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Need for foster parents in Grand Forks County at its lowest point in years

Grand Forks Herald - 10/17/2023

Oct. 17—GRAND FORKS — Foster children in Grand Forks County are staying with about 170 foster parents, the lowest number of parents in at least two years, County Commissioner Cynthia Pic reported to the commission at its meeting Tuesday night, Oct. 17.

The lower the number the better, she explained — it means more children are staying with their families.

"Foster care isn't always the best answer or the best solution for families," she told the Herald. "We want to give families lots of good resources so that they can be successful in parenting."

The demand for foster parents tends to rise following the start of the school year, when teachers have more direct contact with students and can more easily identify students in need of help.

Normally around October, the county has children placed with about 200 to 215 parents, Pic said. The supply of available parents becomes strained around 200.

Pic attributes this change to the availability of more resources for parents, as well as improved accessibility to existing resources, including from Headstart and preschool programs through schools, child care and faith-based programs.

But more than anything, she attributes the improvement to increased internet access in students' homes stemming from the need for remote learning during the COVID-19 pandemic.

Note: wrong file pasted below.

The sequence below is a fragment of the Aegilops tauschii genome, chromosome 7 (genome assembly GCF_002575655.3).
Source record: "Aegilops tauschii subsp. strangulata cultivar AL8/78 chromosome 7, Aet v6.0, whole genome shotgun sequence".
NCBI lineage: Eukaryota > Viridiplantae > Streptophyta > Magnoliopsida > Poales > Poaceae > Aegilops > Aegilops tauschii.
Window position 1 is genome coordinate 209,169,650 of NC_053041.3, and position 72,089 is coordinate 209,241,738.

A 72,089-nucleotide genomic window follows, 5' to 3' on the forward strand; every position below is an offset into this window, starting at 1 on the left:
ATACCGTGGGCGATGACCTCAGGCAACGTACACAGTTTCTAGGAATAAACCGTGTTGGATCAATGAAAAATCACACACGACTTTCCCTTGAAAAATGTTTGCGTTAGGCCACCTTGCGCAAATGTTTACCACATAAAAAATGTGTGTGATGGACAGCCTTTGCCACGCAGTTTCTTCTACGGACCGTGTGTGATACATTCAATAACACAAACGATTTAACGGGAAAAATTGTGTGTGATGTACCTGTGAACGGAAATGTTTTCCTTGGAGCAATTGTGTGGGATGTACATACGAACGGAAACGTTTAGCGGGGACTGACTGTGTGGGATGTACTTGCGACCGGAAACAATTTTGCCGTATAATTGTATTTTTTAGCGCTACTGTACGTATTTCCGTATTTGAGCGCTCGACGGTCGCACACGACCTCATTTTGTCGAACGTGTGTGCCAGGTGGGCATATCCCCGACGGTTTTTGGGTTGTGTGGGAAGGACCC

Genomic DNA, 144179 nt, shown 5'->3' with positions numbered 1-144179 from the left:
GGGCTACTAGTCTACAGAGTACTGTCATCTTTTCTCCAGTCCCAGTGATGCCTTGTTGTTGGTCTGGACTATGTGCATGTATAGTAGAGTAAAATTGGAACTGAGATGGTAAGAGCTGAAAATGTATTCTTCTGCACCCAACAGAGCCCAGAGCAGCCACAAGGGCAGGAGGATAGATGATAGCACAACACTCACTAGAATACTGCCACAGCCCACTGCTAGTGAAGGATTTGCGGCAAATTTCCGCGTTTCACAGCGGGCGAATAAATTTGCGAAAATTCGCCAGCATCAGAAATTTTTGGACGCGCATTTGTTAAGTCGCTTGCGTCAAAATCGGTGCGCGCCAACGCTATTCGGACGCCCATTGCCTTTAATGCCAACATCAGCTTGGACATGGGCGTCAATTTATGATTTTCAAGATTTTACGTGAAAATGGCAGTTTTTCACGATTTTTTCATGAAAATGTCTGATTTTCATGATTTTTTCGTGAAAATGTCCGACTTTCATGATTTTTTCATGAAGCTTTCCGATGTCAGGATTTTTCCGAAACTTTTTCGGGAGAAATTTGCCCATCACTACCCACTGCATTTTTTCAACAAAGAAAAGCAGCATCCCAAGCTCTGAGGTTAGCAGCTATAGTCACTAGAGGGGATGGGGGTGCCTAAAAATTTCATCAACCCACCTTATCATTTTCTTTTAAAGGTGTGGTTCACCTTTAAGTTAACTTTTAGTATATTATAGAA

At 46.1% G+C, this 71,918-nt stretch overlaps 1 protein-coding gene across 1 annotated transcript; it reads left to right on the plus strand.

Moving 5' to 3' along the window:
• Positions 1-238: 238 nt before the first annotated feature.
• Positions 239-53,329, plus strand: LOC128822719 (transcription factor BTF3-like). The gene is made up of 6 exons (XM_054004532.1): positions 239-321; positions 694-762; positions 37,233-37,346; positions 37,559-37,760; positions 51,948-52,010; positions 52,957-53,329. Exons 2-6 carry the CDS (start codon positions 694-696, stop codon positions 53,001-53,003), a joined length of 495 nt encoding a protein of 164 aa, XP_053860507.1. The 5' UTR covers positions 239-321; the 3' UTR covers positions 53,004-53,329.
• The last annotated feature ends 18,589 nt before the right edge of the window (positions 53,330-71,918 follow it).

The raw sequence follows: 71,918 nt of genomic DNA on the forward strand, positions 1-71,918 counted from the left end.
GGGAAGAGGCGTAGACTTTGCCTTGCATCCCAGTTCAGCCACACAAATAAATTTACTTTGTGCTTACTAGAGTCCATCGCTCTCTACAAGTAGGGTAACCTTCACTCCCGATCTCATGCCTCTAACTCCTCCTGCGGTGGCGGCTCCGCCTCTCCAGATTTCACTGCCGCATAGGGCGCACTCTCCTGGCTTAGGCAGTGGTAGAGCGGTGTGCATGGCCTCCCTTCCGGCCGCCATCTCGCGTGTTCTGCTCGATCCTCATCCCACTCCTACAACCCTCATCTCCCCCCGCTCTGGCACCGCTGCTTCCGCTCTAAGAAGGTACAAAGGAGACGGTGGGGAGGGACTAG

"Maybe there are parents that couldn't afford to pay for the internet on an ongoing basis out of their home, but the school districts really worked with the service providers so that families could have access to the internet," she said. "... I think there's just access to more resources because of the internet — if you're frustrated in how do you discipline your child, what do I do? You can go on and you can ask questions on the internet and get some resources that you didn't have access to before."

In other commission news:

* For the first time in a long time, the Grand Forks Human Service Zone eligibility department is fully staffed, Pic also reported to commissioners. She sees this as a positive sign of things to come for the county, which recently passed an

across-the-board pay increase

for county employees in an effort to address staffing issues. The state, which controls the pay of Human Service Zone employees, passed similar pay increases earlier this year.

* Commissioners approved Operation Green Light, which will light up county buildings with green light to show support for veterans.

* The county will send out a notice to evict people from 15 properties, nine of which are residential. The owners of those properties will have until the time of sale, 2 p.m.Nov. 21 at the county building, to pay unpaid taxes and keep the properties.

* The commission voted to reallocate $291,000 from the general fund into a special workforce safety account in order to more easily track the funds, which had already been set aside for risk management.

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